Investors are waiting to see whether Mexican airport operator Grupo Aeroportuario del Pacifico (NYSE:PAC) will take flight when it reports first-quarter results on Tuesday, April 24, or whether it will be a hard landing.

What analysts say:

  • Buy, sell, or waffle? Of the six analysts covering the Motley Fool Hidden Gems recommendation, three say buy and three have it waiting to taxi with a hold.
  • Revenues. Revenues are expected to increase by 15% from last year, to $74 million.
  • Earnings. Profits are expected to rise more than 11%, to $0.57 per share.

What management says:
Grupo Aeroportuario del Pacifico, or GAP, generates revenue in two ways. The airlines charge fees to the passenger and then turn them over to the airport operator. Also, non-aeronautical income is earned from parking, retail shops, and concession stands. The strength of rising domestic Mexican air travel has helped GAP prosper in a time where international travel seems to be declining. Despite the devastating hurricanes from 2005, GAP has managed to increase earnings from its operations in Mexico's popular central and western destinations.

What management does:
Grupo Aeroportuario del Pacifico -- like competitors Grupo Aeroportuario del Sureste (NYSE:ASR), which operates airports in southern Mexico, and Grupo Aeroportuario del Centro Norte (NASDAQ:OMAB), the central and northern Mexico airport operator -- doesn't actually own the airports. The Mexican government does. While that means that certain costs are kept in check (such as capital expenditures), the fees that it imposes on the airlines, which account for 80% of its revenues, are regulated by the government.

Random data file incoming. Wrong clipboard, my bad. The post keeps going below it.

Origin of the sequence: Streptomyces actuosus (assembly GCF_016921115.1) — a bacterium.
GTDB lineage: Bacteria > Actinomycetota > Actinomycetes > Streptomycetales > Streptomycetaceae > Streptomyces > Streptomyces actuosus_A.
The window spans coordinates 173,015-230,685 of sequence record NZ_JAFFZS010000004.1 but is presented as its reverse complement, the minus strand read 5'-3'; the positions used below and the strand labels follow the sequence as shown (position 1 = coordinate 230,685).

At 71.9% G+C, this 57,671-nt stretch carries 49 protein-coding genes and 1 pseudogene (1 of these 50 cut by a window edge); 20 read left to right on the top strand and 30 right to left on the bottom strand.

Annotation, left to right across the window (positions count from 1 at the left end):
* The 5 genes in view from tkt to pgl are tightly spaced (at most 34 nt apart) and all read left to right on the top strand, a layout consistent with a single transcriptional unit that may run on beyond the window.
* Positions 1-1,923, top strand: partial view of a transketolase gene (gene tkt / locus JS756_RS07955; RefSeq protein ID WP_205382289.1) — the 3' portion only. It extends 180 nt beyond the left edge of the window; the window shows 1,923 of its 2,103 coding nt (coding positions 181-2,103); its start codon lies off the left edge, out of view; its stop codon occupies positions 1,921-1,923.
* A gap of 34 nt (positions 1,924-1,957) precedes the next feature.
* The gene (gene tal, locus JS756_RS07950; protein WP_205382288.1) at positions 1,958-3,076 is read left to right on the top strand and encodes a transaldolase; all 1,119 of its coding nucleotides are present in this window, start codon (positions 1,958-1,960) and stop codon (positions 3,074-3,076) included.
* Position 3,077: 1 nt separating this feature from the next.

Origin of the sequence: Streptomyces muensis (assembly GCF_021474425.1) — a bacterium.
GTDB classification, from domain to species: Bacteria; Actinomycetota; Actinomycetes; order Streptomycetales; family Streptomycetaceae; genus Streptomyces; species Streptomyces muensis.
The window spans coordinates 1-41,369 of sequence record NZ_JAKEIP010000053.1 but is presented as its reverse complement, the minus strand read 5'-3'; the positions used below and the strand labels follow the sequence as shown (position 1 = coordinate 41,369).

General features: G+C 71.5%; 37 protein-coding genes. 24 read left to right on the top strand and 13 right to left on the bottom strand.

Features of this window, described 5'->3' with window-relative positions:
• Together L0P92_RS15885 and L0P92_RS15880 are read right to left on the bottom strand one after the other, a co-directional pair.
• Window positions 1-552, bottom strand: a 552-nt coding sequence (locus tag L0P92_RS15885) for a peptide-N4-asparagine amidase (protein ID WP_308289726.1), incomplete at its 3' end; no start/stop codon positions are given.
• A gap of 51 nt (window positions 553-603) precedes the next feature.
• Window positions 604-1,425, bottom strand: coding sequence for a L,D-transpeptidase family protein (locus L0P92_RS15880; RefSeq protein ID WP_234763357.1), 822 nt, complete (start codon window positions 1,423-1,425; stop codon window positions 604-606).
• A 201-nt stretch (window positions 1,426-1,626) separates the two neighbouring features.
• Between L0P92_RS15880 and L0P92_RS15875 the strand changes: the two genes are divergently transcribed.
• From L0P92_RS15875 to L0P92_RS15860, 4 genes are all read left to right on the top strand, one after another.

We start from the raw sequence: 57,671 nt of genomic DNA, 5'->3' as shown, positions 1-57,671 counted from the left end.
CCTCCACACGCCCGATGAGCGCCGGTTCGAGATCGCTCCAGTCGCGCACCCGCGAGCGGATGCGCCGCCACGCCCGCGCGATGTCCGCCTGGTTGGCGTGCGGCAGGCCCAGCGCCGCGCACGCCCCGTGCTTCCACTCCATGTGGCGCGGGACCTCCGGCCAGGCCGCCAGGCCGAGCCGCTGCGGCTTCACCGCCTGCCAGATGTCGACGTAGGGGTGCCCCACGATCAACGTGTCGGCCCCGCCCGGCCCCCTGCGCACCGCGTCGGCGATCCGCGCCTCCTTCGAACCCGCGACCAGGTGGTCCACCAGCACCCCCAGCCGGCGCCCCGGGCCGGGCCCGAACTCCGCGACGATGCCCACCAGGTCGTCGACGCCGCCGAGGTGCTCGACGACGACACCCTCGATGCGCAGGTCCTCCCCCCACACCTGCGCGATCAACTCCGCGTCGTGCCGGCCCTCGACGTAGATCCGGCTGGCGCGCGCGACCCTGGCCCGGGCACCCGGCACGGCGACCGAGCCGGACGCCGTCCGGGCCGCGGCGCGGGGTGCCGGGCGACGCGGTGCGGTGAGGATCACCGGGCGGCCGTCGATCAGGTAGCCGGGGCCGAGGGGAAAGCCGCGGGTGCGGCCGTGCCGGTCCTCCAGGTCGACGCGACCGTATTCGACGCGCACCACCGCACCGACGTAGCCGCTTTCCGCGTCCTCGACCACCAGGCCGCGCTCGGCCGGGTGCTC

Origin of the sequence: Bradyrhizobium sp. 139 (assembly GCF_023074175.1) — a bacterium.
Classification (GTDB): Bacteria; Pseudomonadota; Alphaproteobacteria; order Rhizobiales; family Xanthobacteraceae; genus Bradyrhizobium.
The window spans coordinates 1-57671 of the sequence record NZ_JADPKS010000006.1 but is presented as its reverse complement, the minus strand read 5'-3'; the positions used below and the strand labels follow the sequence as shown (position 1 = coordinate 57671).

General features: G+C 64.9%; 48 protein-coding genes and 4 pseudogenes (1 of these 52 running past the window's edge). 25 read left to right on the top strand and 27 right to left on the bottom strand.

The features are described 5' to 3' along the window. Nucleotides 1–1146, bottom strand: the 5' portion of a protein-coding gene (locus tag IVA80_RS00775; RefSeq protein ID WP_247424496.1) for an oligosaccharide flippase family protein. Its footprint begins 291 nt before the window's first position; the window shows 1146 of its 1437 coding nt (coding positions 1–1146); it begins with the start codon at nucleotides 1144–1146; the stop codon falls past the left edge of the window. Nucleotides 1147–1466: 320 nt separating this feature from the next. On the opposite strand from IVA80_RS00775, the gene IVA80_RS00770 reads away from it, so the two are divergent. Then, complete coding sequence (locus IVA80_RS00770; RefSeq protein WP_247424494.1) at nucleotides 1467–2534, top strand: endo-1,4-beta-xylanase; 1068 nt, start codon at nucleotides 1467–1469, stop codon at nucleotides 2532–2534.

Typically, GAP imposes the maximum fees permissible, but at times has faced airlines that have balked at paying them because of their own precarious financial situation. The government recently raised the limit on what GAP can charge, but the company is unsure whether it will pass that along to the airlines. For example, just last month GAP announced that Lineas Aereas Azteca, which operates at seven of GAP's 12 airports, had suspended operations because of a worsening financial condition and concerns of "basic security standards." Other airlines in Mexico are also financially strapped.

























All data courtesy of Capital IQ, a division of Standard & Poor's. Data reflects trailing-12-month performance for the quarters ended in the named months.

One Fool says:
Mexico continues to be a vacation hot spot among Americans seeking a bargain getaway. Although international air travel will always be an important component of the airline industry in Mexico, it is in domestic air travel that the operators will make or break their business. With Grupo Aeroportuaria del Sureste servicing popular destinations for Mexicans, such as Los Cabos and Puerto Vallarta, GAP should continue to experience growth in passenger traffic.

Looking south of the border to the growing opportunities in Mexico should give a lift to investors.

For related Foolishness:

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Fool contributor Rich Duprey does not own any of the stocks mentioned in this article. You can see his holdings here. The Motley Fool has a disclosure policy.